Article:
In a Chapter 13 bankruptcy, the repayment plan could include tax debt. In a Chapter 7, the tax debt must meet specific conditions before being eligible for discharge. The requirements include how long it has been since a federal return for the particular debt was filed. In addition, the taxes must have been assessed no less than 240 days prior to the filing of the petition.

Most people would not risk credit card debt to have 1,497 cards

Most Florida residents would agree that it would be wise to avoid having too many credit cards. However, that has not stopped one man from making it into the Guinness Book of World Records for having the most credit cards at 1,497. Many people would say that he is at risk of incurring a significant amount of credit card debt, but the man claims to have a credit score of 750.

Some sources say that he is acting intelligently by having so many open accounts that are not maxed out. However, no one would recommend having the number of cards this man has. Opening numerous credit card accounts can lower your credit score, but that is not the biggest risk that people take when having several accounts. Overspending could easily get well-meaning consumers into financial situations from which they cannot easily recover -- if they can recover at all.

Home foreclosure rate in southwest Florida below 2 percent

For nearly seven years now, two major counties in southwest Florida have had some of the highest foreclosure rates in the country. Finally, the home foreclosure rate in those two counties has dropped below 2 percent. There is finally a light at the end of the tunnel for many homeowners in these areas who have watched their neighbors lose their homes.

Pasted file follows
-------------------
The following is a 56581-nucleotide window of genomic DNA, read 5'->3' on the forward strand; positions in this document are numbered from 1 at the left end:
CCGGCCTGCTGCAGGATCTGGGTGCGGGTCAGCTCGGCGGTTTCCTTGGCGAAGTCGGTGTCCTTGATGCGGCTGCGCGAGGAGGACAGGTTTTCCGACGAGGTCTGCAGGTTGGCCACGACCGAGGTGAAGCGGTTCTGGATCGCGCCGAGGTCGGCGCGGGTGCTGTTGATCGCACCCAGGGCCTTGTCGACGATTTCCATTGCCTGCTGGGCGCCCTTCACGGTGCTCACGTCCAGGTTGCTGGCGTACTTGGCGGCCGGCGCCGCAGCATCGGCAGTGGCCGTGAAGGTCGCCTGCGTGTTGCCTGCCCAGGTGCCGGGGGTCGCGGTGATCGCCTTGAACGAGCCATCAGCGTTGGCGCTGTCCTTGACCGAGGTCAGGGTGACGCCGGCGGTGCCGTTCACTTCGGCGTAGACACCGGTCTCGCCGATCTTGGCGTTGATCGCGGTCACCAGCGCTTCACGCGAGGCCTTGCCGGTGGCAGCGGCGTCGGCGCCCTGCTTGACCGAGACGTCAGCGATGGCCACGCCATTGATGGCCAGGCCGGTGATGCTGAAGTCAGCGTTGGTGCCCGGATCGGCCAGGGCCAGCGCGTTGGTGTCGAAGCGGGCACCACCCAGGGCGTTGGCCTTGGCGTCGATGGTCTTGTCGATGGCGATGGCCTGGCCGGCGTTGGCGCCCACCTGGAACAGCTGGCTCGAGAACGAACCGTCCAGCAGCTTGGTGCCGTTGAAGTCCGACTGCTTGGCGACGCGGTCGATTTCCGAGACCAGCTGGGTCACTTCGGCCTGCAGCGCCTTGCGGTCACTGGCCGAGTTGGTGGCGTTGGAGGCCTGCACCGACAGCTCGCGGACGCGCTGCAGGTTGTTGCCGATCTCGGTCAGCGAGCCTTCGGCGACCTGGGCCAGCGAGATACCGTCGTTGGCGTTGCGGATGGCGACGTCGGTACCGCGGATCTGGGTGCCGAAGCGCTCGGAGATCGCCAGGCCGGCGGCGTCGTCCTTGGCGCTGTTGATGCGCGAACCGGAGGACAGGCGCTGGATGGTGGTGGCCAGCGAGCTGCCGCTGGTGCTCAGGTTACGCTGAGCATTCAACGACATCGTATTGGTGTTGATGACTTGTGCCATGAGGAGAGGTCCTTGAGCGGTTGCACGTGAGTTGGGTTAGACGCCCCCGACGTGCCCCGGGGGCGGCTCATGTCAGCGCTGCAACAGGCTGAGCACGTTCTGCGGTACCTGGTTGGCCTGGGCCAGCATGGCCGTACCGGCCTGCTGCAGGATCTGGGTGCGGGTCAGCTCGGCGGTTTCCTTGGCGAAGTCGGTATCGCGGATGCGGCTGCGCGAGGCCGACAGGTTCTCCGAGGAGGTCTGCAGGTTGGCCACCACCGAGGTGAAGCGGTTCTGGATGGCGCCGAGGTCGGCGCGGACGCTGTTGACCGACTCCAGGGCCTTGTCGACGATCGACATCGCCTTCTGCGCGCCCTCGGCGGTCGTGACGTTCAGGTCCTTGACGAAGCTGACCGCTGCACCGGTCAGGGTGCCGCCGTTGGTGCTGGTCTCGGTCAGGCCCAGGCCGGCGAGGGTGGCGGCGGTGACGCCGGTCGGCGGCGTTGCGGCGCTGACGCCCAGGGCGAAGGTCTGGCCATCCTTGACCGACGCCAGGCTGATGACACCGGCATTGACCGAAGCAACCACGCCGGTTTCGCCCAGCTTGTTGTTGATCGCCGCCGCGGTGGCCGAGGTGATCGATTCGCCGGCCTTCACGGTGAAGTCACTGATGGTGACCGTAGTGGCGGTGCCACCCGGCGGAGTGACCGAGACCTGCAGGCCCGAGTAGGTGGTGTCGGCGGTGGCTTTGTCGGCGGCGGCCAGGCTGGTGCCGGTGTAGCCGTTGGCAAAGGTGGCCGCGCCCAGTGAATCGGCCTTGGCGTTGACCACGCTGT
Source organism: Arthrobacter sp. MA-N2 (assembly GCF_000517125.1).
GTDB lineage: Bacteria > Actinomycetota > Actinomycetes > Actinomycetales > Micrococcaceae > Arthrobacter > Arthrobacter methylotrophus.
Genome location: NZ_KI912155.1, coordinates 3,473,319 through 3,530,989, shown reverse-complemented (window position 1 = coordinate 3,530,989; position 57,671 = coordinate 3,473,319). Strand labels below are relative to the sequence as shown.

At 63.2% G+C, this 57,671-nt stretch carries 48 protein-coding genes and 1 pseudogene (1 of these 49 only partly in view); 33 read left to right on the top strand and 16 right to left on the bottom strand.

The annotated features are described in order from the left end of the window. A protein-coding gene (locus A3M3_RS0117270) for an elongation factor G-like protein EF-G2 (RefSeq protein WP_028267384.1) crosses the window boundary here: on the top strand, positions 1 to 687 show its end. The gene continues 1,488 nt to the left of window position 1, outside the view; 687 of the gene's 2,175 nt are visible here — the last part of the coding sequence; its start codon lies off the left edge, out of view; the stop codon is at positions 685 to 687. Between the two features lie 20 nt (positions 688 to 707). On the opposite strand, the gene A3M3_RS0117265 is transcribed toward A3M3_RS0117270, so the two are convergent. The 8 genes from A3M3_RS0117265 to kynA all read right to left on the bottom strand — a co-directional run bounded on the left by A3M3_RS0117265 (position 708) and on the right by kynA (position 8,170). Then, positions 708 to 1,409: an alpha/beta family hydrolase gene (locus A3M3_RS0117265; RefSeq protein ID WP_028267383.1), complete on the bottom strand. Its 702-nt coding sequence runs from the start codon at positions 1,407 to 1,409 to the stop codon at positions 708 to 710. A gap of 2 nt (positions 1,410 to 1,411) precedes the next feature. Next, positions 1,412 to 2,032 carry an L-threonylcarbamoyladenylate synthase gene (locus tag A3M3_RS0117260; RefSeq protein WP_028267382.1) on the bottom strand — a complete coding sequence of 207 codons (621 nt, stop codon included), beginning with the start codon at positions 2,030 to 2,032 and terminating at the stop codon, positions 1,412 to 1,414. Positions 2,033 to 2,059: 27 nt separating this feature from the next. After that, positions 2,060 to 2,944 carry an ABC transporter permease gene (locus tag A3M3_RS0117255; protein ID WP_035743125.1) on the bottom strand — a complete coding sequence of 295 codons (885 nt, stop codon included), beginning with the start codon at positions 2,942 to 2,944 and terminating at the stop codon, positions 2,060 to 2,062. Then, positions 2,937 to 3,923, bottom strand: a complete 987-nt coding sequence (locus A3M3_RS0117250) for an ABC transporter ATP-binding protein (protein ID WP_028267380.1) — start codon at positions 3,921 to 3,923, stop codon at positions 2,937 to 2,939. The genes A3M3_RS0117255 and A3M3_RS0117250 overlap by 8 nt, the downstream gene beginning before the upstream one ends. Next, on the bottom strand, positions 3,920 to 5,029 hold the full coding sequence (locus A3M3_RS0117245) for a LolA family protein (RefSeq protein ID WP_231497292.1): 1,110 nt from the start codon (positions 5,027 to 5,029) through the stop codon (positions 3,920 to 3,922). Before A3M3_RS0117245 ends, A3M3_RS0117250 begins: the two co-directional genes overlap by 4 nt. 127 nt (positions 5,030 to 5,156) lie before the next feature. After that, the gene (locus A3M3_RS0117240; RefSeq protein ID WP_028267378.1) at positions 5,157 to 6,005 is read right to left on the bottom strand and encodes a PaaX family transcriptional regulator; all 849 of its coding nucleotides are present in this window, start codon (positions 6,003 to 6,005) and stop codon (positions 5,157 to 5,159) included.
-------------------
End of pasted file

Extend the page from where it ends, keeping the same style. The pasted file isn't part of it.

Along with the drop in foreclosure filings, the number of short sales in the area has become practically nonexistent. November 2015 saw a nearly 55 percent decline in distressed homes sales and an almost 38 percent drop in sales of distressed condominiums. Now, lenders who are in possession of foreclosed homes could be getting ready to put those houses on the market. Like many people in the area, they could be waiting for the snowbirds to come back to the state to begin actively marketing their inventory.

Woman received student loan debt relief in bankruptcy

From the time she was a teenager, a woman suffered from depression, anxiety and eating disorders like many Florida residents. Even with her mental issues, the woman attempted to make a life for herself, and in the process, took out thousands of dollars in student loans. She reached a point where she sought debt relief through filing for Chapter 7 bankruptcy.

During the proceedings, she filed a complaint seeking a discharge of her student loans, which had a combined total of approximately $204,525. She owed Iowa Student Loan approximately $99,136.00, approximately $47,900.00 to Educational Credit Management Corporation, and approximately $57,489.11 to the United States Department of Education. Despite her best efforts, she has been unable to keep a job that allows her to make payments on these loans.

2015 saw a resurgence of credit card debt across the country

The further away the country gets from the recession, the more comfortable its citizens, including Florida residents, feel in using credit cards. In fact, 2015 saw a resurgence of credit card debt across the country that is quickly approaching pre-recession levels. Estimates indicate that each family in America is carrying an average of approximately $9,600 in debt from credit card use.

During the recession, many people turned away from credit cards. However, some of them are now using them once again. Fortunately, the data also indicates that consumers are able to keep up with their payments. Some analysts are concerned, however, that interests rates could go up this year.

Paul Urich
Orlando Office

Law Office of Paul L. Urich, P.A.
1510 East Colonial Drive
Suite 204
Orlando, FL 32803
Phone: 407-896-3077
Fax: 407-896-3041